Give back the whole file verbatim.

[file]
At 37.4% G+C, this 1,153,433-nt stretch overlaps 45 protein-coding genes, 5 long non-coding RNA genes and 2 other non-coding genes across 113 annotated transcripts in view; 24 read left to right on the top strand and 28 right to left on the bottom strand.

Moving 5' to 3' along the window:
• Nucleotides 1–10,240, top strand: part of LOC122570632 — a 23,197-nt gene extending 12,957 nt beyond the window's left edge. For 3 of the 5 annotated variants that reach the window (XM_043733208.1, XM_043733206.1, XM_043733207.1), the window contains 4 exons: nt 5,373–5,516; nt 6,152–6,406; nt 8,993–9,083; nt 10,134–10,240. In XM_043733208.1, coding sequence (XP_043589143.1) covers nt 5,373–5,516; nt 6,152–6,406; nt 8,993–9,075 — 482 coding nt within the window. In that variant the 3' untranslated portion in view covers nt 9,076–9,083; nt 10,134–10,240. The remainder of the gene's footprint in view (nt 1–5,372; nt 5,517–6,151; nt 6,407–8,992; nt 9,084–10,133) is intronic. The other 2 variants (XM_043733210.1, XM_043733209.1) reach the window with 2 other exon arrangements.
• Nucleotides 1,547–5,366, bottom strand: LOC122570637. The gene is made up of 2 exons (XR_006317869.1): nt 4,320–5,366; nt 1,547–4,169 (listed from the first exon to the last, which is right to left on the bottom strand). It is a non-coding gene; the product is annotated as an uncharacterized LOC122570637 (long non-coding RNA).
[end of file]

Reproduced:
At 37.4% G+C, this 1,153,433-nt stretch overlaps 45 protein-coding genes, 5 long non-coding RNA genes and 2 other non-coding genes across 113 annotated transcripts in view; 24 read left to right on the top strand and 28 right to left on the bottom strand.

Moving 5' to 3' along the window:
• Nucleotides 1–10,240, top strand: part of LOC122570632 — a 23,197-nt gene extending 12,957 nt beyond the window's left edge. For 3 of the 5 annotated variants that reach the window (XM_043733208.1, XM_043733206.1, XM_043733207.1), the window contains 4 exons: nt 5,373–5,516; nt 6,152–6,406; nt 8,993–9,083; nt 10,134–10,240. In XM_043733208.1, coding sequence (XP_043589143.1) covers nt 5,373–5,516; nt 6,152–6,406; nt 8,993–9,075 — 482 coding nt within the window. In that variant the 3' untranslated portion in view covers nt 9,076–9,083; nt 10,134–10,240. The remainder of the gene's footprint in view (nt 1–5,372; nt 5,517–6,151; nt 6,407–8,992; nt 9,084–10,133) is intronic. The other 2 variants (XM_043733210.1, XM_043733209.1) reach the window with 2 other exon arrangements.
• Nucleotides 1,547–5,366, bottom strand: LOC122570637. The gene is made up of 2 exons (XR_006317869.1): nt 4,320–5,366; nt 1,547–4,169 (listed from the first exon to the last, which is right to left on the bottom strand). It is a non-coding gene; the product is annotated as an uncharacterized LOC122570637 (long non-coding RNA).